Review Summary: Copyright lawyers could have a field day with this 80s pilfering.
As can be unsubtly seen by the ‘Goonies’ inspired artwork – and album title – ‘Astoria’ is meant to be a loose concept record inspired by Marianas Trench’s love of 1980s fantasy and adventure films. Music, however, isn’t ultimately governed by the sense of sight, but by that of hearing. Considering this, one can only conclude that the fourth LP by the Vancouver pop-rockers is actually influenced by – no, make that imitating – 1980s chart music! While it is rare to find music that is truly unique and original nowadays, it is just as rare to hear an album which directly pilfers so many riffs, melodies and harmonies as ‘Astoria’ does. Are these actually credited samples or interpolations? One hopes so, or else copyright lawyers could have a field day with this record***.
It takes all of about fifteen seconds for the looting to begin, as the opening title track begins with distant drums that will have listeners begging for Mark Knopfler to enter with an awesome guitar solo. Unfortunately, we don’t get our “money for nothing and chicks for free”, instead receiving anti-climactic keys and seven minutes worth of forced key changes that includes a further, ummm, homage to ‘Sweet Dreams’ by The Eurythmics. Follow-up ‘Burning Up’ pinches the riff from ‘She Drives Me Crazy’ by the Fine Young Cannibals, while the admittedly addictive ‘Yesterday’ begins with the beat from George Harrison’s ‘I Got My Mind Set on You’ before also drawing from Kenny Loggins’ ‘Footloose’. Later, the extra cheesy ‘Shut Up and Kiss Me’ is so obvious in its love of The Jacksons that lead vocalist Josh Ramsay is compelled to close it with “I don’t sound like Mike did, no, but it’s alright for a white kid”!
All of the aforementioned examples don’t even take into account the many influences that would otherwise be simply classified as derivative. Apart from Ramsay mimicking Michael Jackson or Freddie Mercury on most of the seventeen tracks (which include five orchestral interludes), the funky vibe of Prince also pops up a lot. Meanwhile, the quartet step out of the 80s and follow the lead of fun. on the rhythm-strong ‘Who Do You Love’. And then there are the excellent vocal harmonies – provided by all band members – that will remind many listeners of the satisfying bombast of Queen… So much so, that the band clearly reference “killer Queen" on ‘Burning Up’. This latter characteristic is undoubtedly the secret weapon of Marianas Trench in their full transition from pop-punk to pop-rock, an evolution that was foreshadowed by Ramsay’s co-writing and producing credits on Carly Rae Jepsen’s smash hit ‘Call Me Maybe’.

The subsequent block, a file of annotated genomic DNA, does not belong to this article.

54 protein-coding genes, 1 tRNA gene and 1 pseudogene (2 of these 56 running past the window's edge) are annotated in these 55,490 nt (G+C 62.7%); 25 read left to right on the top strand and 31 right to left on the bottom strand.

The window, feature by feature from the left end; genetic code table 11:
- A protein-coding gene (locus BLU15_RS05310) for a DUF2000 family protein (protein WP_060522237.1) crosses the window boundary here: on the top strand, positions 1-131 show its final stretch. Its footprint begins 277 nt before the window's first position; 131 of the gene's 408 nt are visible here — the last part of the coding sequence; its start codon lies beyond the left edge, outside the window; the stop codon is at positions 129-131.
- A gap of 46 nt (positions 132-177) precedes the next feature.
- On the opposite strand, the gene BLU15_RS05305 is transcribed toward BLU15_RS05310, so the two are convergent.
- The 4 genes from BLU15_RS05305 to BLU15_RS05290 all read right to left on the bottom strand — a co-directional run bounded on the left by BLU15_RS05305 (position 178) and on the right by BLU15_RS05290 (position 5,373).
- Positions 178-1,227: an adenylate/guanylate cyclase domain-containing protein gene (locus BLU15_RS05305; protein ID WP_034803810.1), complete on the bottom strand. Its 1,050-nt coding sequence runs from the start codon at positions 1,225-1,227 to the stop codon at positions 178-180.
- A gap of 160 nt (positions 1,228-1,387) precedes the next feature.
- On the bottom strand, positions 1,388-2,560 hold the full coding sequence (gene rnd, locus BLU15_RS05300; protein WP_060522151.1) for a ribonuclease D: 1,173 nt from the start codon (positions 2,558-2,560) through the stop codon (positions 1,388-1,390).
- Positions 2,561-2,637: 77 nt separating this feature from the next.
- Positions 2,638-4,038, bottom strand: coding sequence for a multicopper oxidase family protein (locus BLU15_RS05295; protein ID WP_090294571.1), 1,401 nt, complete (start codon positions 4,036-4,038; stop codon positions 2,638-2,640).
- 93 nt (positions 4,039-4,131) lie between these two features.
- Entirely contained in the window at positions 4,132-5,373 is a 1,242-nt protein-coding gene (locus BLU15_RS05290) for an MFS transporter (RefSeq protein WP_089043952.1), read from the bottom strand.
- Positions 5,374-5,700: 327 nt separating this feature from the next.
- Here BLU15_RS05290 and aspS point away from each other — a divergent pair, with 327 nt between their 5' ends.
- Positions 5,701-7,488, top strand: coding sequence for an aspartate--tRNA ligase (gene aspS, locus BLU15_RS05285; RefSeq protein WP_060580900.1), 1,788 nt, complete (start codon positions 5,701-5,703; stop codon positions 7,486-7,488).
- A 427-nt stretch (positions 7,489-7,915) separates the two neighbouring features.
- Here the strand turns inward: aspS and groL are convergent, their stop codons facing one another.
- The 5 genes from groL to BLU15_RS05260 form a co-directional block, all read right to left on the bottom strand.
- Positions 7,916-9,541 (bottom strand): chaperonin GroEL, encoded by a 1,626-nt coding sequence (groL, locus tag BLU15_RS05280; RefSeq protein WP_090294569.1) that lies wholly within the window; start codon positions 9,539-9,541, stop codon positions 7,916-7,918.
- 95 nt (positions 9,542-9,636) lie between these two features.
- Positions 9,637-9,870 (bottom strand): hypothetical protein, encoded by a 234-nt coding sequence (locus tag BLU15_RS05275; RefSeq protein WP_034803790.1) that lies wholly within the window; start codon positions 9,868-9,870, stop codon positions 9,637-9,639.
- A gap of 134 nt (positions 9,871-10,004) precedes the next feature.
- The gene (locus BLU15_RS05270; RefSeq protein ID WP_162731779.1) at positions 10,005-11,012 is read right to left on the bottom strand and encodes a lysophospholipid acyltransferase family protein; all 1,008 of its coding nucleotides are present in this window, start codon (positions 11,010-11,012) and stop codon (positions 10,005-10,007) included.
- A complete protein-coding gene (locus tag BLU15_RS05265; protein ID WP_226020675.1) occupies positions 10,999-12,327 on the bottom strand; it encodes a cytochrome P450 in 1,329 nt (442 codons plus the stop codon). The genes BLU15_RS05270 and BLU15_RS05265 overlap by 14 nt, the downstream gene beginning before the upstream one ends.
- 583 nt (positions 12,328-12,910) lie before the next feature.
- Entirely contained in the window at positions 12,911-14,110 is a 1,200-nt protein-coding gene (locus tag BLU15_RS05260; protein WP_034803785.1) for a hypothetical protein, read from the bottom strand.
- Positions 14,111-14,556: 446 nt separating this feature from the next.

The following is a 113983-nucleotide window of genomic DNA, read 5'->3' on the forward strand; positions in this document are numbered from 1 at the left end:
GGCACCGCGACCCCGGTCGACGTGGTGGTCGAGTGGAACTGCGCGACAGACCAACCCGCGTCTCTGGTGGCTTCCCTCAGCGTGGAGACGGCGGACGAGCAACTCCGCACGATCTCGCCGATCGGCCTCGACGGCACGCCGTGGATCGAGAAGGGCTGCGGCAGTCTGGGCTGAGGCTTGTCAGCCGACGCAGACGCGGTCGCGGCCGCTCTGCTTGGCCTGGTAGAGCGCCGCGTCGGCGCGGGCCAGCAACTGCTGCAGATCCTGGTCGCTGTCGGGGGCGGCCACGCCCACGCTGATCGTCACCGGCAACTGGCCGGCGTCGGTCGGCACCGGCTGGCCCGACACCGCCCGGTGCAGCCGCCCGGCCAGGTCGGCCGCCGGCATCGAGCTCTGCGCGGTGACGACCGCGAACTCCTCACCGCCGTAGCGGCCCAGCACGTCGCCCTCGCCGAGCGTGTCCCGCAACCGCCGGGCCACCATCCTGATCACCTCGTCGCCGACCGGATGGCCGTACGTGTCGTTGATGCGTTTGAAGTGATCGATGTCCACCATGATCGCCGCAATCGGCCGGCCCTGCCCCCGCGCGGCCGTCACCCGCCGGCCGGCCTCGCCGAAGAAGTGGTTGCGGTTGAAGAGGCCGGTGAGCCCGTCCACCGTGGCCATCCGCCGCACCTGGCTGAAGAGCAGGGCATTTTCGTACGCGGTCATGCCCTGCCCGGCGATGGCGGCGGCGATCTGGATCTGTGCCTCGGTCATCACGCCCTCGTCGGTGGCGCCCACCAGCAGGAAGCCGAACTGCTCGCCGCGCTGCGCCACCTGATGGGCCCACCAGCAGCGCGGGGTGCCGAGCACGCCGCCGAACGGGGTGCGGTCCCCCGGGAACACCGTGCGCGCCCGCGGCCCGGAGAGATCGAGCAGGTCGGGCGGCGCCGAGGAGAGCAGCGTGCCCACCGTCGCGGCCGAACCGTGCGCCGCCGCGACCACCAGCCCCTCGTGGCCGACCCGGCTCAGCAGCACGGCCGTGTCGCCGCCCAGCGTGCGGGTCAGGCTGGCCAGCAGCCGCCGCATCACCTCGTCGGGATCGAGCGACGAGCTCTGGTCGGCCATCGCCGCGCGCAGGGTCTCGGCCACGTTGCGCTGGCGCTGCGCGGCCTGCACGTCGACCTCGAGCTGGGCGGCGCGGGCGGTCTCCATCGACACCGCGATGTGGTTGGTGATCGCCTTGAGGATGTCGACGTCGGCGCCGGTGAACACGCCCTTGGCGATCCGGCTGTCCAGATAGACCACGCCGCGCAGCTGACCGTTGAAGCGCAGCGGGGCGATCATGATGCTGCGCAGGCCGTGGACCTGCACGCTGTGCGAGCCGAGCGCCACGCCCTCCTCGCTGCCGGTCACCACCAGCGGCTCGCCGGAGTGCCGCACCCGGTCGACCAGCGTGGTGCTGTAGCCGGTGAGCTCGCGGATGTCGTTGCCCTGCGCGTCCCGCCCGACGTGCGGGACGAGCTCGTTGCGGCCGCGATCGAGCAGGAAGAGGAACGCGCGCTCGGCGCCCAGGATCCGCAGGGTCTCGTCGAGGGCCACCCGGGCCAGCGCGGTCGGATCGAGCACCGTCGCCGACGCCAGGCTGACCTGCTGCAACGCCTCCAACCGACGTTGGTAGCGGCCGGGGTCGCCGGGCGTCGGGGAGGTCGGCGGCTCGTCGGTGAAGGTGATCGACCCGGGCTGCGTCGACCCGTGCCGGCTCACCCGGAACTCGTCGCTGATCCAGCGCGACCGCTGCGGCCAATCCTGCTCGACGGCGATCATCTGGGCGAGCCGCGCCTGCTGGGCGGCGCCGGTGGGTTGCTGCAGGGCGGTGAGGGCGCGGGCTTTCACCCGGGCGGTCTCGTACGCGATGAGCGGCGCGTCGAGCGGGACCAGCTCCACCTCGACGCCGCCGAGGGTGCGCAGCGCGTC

Thankfully, the latter half of ‘Astoria’ settles down into more of what this talented band does best; a diverse, theatrical and ambitious batch of tunes that occasionally bites off more than the outfit can chew. Anthemic second single ‘Wildfire’ should provide the template for Marianas Trench, while the 8 minute behemoth that is ‘End of an Era’ closes the album in suitably epic fashion. Meanwhile, the ukulele-backed ‘Dearly Departed’ and piano-driven ‘Forget Me Not’ add some welcome variety, as well as a healthy dose of heartfelt personal lyrics. Also of note is the crystal clear production – again, courtesy of Ramsay – which adapts to the diversity appropriately.
In all honesty, ‘Astoria’ is not a bad album at all… Even some of the tunes that borrow heavily from other sources, contain their own catchy melodies and the band’s knack for quirky and interesting song-writing. It’s just that the game of “where have I heard that before” is so over-bearingly disconcerting throughout the LP’s fifty-seven minute duration, that it becomes tough to fully appreciate the songs on their own merits. For that reason, ‘Astoria’ is likely to play better to those under twenty-five years of age. Ramsay even acknowledges this on ‘Shut Up and Kiss Me’, with the lyric “If you’re young, it’s new, I guess”.
Recommended Tracks: End of an Era, Yesterday, Wildfire & One Love.
*** Author’s Disclaimer: As at the time of posting this piece, I am unaware if Marianas Trench have given any credits to the writers and/or performers of the original songs mentioned in the above review.